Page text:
IN THESE London Letters which I have been writing for so long—too long, according to one or two Western readers of Maclean's—I have given pictures of London in its various moods and at different moments of history. There was the breathless Saturday when the League of Nations gathered in London to consider Hitler’s march on the Rhineland.By Beverley Baxter12 min
IN TIME of war, the word “pacifist” may be used rather indiscriminately. A pacifist, in the strict sense of the word, is a peacemaker, but until the war is over, there will probably be a moratorium on peacemaking. As generally used, the word implies a conscientious objection to war and violence as a method of settling international disputes, and when so defined, pacifists pose many difficult questions to a government engaged in war.By CLARIS EDWIN SILCOX12 min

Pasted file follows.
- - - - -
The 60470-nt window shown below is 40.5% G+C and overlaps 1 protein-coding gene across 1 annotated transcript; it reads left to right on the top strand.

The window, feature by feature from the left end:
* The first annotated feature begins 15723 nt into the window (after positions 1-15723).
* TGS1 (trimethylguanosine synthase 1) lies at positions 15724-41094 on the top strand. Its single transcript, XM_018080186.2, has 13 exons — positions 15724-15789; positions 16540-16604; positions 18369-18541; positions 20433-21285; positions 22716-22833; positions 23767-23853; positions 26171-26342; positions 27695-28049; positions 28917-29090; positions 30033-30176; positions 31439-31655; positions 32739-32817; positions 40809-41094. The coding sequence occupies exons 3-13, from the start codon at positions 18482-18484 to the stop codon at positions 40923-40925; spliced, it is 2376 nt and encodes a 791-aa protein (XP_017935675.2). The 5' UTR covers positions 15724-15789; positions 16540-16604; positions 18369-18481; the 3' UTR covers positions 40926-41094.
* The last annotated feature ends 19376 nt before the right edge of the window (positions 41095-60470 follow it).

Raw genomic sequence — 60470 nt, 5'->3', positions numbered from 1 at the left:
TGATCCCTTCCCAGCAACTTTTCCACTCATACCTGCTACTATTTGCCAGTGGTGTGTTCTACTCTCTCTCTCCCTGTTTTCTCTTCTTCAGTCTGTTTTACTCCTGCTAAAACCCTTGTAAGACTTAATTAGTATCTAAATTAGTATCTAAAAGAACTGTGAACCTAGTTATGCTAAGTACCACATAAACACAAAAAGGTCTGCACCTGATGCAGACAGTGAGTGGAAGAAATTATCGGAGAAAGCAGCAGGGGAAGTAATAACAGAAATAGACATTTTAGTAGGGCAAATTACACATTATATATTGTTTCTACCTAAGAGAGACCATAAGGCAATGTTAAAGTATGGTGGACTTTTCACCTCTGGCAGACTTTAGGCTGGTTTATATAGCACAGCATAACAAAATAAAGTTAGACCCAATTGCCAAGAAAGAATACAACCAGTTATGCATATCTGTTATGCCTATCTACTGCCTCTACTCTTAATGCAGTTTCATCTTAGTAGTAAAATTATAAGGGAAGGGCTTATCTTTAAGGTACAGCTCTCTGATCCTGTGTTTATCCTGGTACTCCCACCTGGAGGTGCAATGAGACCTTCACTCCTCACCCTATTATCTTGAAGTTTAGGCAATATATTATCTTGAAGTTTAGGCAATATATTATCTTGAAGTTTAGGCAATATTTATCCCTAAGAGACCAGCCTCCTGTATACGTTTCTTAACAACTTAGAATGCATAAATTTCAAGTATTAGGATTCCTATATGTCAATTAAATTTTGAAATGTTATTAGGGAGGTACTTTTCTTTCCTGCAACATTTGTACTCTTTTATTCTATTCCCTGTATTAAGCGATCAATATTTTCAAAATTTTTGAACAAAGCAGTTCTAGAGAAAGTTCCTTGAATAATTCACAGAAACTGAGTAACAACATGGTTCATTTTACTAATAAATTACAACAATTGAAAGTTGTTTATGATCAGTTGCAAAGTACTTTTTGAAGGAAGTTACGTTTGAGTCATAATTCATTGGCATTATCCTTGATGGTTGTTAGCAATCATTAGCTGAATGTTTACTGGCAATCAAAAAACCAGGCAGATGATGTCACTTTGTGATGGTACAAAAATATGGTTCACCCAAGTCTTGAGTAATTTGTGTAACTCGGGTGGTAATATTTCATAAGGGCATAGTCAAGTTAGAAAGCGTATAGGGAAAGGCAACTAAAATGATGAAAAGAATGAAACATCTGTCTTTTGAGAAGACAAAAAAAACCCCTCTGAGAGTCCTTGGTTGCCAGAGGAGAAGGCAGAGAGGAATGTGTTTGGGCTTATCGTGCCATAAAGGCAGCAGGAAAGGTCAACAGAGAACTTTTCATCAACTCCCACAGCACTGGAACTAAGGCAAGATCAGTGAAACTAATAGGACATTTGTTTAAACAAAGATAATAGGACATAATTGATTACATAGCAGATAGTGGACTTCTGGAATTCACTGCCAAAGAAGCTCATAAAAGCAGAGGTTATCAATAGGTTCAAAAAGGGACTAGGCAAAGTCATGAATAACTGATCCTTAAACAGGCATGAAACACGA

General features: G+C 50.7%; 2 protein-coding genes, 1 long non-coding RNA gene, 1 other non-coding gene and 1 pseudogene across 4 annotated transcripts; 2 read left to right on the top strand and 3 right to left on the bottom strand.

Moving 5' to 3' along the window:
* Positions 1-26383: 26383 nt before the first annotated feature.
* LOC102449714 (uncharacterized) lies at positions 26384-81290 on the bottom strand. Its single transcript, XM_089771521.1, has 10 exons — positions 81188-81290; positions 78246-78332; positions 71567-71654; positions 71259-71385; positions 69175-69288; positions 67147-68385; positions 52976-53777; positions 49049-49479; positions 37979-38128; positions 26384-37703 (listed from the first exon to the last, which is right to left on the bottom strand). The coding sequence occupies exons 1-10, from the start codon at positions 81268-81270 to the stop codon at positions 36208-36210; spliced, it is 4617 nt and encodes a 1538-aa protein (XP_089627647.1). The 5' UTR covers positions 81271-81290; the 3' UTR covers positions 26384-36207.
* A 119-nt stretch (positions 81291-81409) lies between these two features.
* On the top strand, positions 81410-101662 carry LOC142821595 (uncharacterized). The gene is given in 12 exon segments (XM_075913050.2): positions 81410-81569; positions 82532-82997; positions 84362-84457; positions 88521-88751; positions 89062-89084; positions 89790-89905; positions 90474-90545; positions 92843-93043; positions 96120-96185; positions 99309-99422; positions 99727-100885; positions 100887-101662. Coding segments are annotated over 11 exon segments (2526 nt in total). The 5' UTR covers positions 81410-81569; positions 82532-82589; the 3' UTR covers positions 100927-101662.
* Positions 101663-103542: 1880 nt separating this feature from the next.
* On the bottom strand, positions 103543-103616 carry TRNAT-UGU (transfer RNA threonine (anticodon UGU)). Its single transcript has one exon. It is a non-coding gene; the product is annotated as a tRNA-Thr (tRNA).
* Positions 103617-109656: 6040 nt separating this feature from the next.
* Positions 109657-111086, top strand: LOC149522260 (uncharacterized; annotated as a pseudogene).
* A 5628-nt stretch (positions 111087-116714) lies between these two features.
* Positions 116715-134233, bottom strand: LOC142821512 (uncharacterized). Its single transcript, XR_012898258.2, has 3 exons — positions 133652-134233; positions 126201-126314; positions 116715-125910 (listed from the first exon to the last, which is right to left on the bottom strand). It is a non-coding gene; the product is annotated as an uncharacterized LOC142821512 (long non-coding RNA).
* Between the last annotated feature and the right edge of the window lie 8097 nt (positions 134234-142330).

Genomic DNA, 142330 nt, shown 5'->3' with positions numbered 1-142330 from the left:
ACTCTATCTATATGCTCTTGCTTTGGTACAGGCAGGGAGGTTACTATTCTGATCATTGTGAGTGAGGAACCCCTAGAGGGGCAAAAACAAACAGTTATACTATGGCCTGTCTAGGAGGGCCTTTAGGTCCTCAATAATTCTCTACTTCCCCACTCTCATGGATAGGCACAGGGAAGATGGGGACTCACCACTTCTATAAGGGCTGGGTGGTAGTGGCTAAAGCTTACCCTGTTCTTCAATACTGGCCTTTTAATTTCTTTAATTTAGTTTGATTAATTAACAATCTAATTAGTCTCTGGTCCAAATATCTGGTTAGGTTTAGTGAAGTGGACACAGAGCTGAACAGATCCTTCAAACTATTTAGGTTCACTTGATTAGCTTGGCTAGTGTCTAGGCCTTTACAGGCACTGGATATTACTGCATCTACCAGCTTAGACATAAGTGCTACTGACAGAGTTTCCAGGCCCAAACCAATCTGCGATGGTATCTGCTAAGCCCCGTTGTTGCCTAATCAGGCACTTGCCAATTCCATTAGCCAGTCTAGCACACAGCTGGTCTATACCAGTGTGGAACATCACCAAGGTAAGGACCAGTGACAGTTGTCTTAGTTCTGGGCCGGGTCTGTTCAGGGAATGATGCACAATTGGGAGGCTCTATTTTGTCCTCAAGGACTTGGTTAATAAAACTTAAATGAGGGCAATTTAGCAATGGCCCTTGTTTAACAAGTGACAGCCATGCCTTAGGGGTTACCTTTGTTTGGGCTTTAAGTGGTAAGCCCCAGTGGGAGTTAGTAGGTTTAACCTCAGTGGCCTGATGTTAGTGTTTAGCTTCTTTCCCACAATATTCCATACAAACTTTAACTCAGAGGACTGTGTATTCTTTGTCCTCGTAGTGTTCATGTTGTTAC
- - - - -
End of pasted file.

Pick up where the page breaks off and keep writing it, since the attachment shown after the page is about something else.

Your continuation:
NOT EVERYONE has either the time or the money for elaborate, monumental dishes. Or the taste for them; who wants a table, or the food on it, dressed up within an inch of its life! But we all like a bit of appropriate garnish, a way of service that does credit to the dish as well as a method of preparation that makes the most of fine ingredients.By HELEN G. CAMPBELL10 min
The story you want is part of the Maclean’s Archives. To access it, log in here or sign up for your free 30-day trial.
Experience anything and everything Maclean's has ever published — over 3,500 issues and 150,000 articles, images and advertisements — since 1905. Browse on your own, or explore our curated collections and timely recommendations.WATCH THIS VIDEO for highlights of everything the Maclean's Archives has to offer.